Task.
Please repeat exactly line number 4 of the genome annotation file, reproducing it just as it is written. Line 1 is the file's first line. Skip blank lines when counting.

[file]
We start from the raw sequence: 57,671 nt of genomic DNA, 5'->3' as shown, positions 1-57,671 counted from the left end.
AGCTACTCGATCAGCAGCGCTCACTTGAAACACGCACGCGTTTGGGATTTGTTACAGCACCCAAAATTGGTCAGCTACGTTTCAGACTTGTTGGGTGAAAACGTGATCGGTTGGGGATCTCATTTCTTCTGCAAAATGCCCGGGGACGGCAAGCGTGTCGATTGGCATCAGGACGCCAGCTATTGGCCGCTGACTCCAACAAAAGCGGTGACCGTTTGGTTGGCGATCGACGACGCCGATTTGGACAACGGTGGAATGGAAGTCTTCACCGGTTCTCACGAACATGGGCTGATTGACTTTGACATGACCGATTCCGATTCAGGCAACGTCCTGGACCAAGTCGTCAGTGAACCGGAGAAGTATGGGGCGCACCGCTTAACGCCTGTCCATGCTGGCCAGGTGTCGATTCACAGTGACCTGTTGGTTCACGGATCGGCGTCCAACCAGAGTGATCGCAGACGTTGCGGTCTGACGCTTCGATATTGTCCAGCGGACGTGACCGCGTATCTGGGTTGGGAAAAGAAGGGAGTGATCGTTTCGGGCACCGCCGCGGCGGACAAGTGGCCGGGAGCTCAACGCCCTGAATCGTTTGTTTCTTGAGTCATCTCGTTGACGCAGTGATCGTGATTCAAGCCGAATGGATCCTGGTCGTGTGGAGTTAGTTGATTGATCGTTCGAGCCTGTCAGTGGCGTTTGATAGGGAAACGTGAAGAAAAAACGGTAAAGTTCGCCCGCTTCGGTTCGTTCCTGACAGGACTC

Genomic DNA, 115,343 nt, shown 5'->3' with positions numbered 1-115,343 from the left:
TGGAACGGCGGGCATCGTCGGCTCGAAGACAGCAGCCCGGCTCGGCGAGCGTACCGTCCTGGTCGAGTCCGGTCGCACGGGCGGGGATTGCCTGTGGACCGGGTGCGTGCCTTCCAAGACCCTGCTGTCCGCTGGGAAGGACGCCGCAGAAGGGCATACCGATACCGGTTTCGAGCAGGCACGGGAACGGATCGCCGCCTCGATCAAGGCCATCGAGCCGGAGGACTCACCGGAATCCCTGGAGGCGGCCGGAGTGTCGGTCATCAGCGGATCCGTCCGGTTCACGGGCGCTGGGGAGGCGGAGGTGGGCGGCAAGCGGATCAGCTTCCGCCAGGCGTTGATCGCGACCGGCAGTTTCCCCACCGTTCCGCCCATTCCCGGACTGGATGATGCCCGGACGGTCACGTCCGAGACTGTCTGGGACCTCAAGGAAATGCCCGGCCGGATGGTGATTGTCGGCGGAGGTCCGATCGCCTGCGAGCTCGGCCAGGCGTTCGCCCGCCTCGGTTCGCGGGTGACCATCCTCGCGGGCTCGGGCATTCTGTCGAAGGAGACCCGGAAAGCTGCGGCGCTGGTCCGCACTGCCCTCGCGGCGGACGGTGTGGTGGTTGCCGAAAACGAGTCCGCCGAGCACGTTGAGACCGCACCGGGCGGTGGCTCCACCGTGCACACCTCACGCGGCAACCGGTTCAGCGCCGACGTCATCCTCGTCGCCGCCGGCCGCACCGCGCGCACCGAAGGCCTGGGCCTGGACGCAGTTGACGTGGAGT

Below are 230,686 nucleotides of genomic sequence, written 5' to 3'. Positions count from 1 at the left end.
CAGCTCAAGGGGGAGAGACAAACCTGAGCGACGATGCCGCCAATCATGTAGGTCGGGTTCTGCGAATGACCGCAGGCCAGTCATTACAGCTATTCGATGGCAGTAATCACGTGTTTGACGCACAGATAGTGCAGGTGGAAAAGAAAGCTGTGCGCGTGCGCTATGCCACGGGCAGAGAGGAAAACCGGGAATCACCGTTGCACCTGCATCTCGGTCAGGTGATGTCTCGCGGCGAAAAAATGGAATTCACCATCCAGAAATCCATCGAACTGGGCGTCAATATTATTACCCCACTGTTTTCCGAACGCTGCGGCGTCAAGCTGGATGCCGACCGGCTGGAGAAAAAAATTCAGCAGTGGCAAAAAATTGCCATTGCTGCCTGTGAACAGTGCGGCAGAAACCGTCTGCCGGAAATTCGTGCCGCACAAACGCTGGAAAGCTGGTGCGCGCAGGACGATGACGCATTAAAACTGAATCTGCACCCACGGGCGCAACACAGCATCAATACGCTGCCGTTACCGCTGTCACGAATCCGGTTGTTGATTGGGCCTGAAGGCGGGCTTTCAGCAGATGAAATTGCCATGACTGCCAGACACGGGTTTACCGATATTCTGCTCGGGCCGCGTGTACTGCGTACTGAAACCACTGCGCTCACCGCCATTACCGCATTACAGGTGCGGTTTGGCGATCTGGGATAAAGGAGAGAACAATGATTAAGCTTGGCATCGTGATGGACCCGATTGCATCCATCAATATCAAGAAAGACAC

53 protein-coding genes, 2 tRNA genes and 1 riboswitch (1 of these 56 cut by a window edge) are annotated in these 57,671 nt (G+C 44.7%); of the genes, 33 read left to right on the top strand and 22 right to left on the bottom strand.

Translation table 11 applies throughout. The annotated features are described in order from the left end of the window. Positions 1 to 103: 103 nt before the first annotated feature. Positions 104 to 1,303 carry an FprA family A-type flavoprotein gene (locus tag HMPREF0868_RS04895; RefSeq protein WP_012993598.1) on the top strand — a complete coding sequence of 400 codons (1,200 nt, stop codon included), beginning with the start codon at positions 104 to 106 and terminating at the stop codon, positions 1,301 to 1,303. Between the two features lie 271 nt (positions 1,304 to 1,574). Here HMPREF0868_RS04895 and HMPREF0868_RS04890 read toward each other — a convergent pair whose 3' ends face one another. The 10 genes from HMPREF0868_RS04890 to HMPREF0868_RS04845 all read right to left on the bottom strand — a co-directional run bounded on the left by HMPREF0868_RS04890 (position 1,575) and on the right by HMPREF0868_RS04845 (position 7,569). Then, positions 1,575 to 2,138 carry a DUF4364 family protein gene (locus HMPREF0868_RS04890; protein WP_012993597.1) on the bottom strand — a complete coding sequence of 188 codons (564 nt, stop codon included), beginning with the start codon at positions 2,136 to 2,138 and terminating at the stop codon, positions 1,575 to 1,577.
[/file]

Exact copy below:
TGGAACGGCGGGCATCGTCGGCTCGAAGACAGCAGCCCGGCTCGGCGAGCGTACCGTCCTGGTCGAGTCCGGTCGCACGGGCGGGGATTGCCTGTGGACCGGGTGCGTGCCTTCCAAGACCCTGCTGTCCGCTGGGAAGGACGCCGCAGAAGGGCATACCGATACCGGTTTCGAGCAGGCACGGGAACGGATCGCCGCCTCGATCAAGGCCATCGAGCCGGAGGACTCACCGGAATCCCTGGAGGCGGCCGGAGTGTCGGTCATCAGCGGATCCGTCCGGTTCACGGGCGCTGGGGAGGCGGAGGTGGGCGGCAAGCGGATCAGCTTCCGCCAGGCGTTGATCGCGACCGGCAGTTTCCCCACCGTTCCGCCCATTCCCGGACTGGATGATGCCCGGACGGTCACGTCCGAGACTGTCTGGGACCTCAAGGAAATGCCCGGCCGGATGGTGATTGTCGGCGGAGGTCCGATCGCCTGCGAGCTCGGCCAGGCGTTCGCCCGCCTCGGTTCGCGGGTGACCATCCTCGCGGGCTCGGGCATTCTGTCGAAGGAGACCCGGAAAGCTGCGGCGCTGGTCCGCACTGCCCTCGCGGCGGACGGTGTGGTGGTTGCCGAAAACGAGTCCGCCGAGCACGTTGAGACCGCACCGGGCGGTGGCTCCACCGTGCACACCTCACGCGGCAACCGGTTCAGCGCCGACGTCATCCTCGTCGCCGCCGGCCGCACCGCGCGCACCGAAGGCCTGGGCCTGGACGCAGTTGACGTGGAGT